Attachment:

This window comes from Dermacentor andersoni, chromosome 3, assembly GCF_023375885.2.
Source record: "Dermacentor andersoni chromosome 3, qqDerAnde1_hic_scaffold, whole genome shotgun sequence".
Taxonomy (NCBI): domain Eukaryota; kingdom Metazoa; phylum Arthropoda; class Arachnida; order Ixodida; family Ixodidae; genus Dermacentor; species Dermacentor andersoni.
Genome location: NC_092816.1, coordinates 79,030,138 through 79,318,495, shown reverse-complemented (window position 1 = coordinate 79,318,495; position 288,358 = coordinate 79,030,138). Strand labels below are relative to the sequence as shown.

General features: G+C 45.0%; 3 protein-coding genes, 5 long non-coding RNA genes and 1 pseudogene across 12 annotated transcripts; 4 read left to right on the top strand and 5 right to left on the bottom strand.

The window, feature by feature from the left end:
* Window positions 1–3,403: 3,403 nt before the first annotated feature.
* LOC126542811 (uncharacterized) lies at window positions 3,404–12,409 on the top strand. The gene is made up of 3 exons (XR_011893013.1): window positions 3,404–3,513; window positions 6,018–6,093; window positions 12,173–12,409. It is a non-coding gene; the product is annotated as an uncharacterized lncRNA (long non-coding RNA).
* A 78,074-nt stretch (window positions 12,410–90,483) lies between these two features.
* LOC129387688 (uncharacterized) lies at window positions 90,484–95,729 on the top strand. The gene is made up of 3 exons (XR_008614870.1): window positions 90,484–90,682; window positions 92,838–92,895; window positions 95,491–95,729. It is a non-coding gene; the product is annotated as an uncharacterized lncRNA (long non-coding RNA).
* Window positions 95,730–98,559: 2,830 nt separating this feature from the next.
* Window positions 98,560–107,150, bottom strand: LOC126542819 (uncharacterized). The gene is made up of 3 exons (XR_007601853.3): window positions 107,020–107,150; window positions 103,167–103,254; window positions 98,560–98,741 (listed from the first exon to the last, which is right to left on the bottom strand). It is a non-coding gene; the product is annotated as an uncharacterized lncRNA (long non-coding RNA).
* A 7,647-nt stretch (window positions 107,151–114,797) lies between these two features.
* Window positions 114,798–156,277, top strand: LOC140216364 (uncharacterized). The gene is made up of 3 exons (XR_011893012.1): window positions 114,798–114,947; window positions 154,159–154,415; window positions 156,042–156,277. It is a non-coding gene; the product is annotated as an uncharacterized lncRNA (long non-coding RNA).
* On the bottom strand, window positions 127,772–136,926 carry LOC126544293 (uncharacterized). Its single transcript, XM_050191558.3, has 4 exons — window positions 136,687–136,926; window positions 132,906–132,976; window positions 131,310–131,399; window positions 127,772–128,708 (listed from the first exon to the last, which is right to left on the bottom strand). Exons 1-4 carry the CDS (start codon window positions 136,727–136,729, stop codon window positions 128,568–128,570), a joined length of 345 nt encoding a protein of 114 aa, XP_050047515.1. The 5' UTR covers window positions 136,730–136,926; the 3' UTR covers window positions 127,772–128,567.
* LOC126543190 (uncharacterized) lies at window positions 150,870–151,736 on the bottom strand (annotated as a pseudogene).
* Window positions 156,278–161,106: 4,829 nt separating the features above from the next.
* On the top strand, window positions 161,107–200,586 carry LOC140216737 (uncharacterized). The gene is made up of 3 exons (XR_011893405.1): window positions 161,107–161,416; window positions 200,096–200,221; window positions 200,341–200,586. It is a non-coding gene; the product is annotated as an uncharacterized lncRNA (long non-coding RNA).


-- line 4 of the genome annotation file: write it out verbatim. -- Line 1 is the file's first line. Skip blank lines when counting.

Genome location: NC_092816.1, coordinates 79,030,138 through 79,318,495, shown reverse-complemented (window position 1 = coordinate 79,318,495; position 288,358 = coordinate 79,030,138). Strand labels below are relative to the sequence as shown.